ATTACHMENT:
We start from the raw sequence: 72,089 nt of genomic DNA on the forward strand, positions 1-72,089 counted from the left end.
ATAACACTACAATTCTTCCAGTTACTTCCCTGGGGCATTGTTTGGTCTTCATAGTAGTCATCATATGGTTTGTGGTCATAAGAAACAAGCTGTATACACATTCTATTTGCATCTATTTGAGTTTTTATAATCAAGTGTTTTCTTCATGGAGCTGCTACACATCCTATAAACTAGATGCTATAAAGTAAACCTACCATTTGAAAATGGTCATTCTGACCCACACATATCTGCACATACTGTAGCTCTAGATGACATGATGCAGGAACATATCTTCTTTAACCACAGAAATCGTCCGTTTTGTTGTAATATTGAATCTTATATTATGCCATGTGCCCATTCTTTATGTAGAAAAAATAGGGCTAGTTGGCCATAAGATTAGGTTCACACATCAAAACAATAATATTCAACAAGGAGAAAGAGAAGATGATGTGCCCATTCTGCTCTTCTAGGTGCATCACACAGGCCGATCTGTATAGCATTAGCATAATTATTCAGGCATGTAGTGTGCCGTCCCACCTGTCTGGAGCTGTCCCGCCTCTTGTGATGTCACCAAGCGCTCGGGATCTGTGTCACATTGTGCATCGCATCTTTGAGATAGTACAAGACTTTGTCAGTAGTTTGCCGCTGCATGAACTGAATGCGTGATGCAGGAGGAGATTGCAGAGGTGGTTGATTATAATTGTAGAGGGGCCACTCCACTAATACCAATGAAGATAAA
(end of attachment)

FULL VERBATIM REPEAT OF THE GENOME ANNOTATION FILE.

We start from the raw sequence: 72,089 nt of genomic DNA on the forward strand, positions 1-72,089 counted from the left end.
ATAACACTACAATTCTTCCAGTTACTTCCCTGGGGCATTGTTTGGTCTTCATAGTAGTCATCATATGGTTTGTGGTCATAAGAAACAAGCTGTATACACATTCTATTTGCATCTATTTGAGTTTTTATAATCAAGTGTTTTCTTCATGGAGCTGCTACACATCCTATAAACTAGATGCTATAAAGTAAACCTACCATTTGAAAATGGTCATTCTGACCCACACATATCTGCACATACTGTAGCTCTAGATGACATGATGCAGGAACATATCTTCTTTAACCACAGAAATCGTCCGTTTTGTTGTAATATTGAATCTTATATTATGCCATGTGCCCATTCTTTATGTAGAAAAAATAGGGCTAGTTGGCCATAAGATTAGGTTCACACATCAAAACAATAATATTCAACAAGGAGAAAGAGAAGATGATGTGCCCATTCTGCTCTTCTAGGTGCATCACACAGGCCGATCTGTATAGCATTAGCATAATTATTCAGGCATGTAGTGTGCCGTCCCACCTGTCTGGAGCTGTCCCGCCTCTTGTGATGTCACCAAGCGCTCGGGATCTGTGTCACATTGTGCATCGCATCTTTGAGATAGTACAAGACTTTGTCAGTAGTTTGCCGCTGCATGAACTGAATGCGTGATGCAGGAGGAGATTGCAGAGGTGGTTGATTATAATTGTAGAGGGGCCACTCCACTAATACCAATGAAGATAAA